There are many possible reasons for a low sperm count. A basic question for your husband is whether or not this is a new problem. Has he previously fathered a child? Does he have any major medical history, such as diabetes or heart disease? Is he on any medications? Does he smoke or drink a lot of alcohol? Has he ever been examined by a doctor to confirm that he has descended testes? Has he ever had any surgeries in the groins, such as hernia repairs, or pelvic region for prostate problems? Or, has he had any radiation in the pelvic area? Sperm genesis requires proper nutrients as well as blood supply in and out of the testes. A common problem occurs in patients with varicocele or venous hypertension that both causes pain and reduced sperm count. This can happen because the testicular vein is narrowed or blocked. A patient with liver cirrhosis can also have portal hypertension leading to the same problem. Infection of the sperm production cells, such as chlamydia, gonorrhea, chronic inflammation or infection of the prostate (prostatitis), or mumps orchitis as a child can all affect one's sperm count. Some men can get an autoimmune reaction where their bodies specifically attack the sperm cells. Lastly, sperm production is regulated by a man's hormones that are controlled within the brain. Men with low testosterone levels will lead to reduced sperm count. Your husband should follow up with a primary care physician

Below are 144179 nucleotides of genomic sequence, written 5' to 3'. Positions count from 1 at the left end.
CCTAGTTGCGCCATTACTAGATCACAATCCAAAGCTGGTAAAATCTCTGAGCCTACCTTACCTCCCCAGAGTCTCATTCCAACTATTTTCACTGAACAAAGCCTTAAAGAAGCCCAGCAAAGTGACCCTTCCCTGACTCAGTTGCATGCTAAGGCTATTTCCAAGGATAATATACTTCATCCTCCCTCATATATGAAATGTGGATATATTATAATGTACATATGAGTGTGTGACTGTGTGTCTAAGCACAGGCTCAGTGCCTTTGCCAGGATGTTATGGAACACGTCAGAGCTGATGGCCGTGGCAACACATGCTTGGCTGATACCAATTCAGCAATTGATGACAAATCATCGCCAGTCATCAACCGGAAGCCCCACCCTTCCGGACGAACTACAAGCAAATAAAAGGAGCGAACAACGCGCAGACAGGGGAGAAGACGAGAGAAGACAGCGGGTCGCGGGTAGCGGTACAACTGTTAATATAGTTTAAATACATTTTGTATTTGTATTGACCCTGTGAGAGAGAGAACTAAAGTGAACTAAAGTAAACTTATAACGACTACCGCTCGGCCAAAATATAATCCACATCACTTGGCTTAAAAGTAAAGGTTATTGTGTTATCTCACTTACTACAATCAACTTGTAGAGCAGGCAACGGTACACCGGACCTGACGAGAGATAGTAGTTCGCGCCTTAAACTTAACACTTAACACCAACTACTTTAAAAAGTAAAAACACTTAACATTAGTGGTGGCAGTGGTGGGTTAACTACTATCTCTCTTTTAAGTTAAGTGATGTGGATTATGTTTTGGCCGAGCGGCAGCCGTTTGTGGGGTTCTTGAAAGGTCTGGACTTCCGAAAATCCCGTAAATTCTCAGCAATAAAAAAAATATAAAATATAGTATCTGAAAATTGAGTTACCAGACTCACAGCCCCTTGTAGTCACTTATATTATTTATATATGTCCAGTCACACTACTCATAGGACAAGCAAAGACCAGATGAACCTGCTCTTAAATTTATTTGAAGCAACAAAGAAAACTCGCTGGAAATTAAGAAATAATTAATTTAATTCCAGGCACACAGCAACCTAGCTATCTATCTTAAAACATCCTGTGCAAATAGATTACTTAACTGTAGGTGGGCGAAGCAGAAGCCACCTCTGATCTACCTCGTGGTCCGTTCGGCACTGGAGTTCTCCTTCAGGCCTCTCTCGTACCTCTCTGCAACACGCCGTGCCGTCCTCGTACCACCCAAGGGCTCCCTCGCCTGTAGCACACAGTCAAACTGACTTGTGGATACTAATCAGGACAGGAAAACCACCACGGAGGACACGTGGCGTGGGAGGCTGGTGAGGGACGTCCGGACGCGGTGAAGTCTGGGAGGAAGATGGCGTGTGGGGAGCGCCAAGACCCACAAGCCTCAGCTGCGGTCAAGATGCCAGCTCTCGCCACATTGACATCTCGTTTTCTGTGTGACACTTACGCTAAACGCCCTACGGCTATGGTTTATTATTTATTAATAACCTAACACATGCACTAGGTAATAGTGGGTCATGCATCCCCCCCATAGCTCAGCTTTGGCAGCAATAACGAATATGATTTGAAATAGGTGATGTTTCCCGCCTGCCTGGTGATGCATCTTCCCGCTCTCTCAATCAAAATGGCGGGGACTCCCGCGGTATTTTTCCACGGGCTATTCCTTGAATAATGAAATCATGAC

who can order basic testings and direct him to appropriate specialists in your area (i.e. urologist
and infertility specialist
) for treatment.